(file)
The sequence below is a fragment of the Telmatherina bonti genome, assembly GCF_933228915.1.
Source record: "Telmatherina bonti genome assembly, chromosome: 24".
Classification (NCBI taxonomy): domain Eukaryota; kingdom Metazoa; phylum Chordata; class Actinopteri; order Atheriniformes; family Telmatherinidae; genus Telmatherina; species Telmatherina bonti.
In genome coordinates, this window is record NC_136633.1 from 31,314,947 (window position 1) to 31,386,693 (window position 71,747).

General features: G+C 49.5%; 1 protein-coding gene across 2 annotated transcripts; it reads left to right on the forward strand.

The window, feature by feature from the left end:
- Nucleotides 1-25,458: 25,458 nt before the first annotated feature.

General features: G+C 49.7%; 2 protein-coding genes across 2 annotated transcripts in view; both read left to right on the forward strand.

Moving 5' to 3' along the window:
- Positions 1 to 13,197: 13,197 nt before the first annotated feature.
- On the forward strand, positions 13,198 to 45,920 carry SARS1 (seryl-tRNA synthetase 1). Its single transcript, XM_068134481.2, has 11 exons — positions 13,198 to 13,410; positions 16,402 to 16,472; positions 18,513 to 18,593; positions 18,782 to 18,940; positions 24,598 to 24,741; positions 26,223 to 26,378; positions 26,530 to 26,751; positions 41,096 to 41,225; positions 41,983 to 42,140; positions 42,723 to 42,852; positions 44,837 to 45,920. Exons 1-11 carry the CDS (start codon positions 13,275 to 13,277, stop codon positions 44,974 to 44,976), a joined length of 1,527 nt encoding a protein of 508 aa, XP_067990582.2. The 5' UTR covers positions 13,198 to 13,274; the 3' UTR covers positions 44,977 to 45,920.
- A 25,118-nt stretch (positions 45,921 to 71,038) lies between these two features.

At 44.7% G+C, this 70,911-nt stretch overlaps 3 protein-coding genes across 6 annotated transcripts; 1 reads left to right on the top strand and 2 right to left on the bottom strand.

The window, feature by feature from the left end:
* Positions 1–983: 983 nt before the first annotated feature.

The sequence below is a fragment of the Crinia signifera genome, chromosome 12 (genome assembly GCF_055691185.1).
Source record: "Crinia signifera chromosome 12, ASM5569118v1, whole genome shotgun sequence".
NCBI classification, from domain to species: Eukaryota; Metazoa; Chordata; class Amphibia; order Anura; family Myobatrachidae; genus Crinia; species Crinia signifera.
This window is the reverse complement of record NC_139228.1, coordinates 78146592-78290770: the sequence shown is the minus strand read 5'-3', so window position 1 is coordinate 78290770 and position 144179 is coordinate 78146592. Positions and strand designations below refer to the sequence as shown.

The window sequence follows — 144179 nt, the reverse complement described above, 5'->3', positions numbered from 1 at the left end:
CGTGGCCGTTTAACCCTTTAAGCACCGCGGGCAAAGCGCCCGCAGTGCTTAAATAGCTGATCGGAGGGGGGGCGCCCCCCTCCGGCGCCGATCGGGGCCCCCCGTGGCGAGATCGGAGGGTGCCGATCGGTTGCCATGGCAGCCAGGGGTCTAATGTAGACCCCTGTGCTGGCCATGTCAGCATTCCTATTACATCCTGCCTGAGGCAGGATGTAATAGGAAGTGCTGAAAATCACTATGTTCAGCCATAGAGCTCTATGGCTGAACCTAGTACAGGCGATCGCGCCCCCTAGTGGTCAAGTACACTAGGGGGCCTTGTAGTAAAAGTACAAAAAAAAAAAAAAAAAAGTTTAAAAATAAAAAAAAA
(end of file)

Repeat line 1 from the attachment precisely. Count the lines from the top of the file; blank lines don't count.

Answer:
The sequence below is a fragment of the Telmatherina bonti genome, assembly GCF_933228915.1.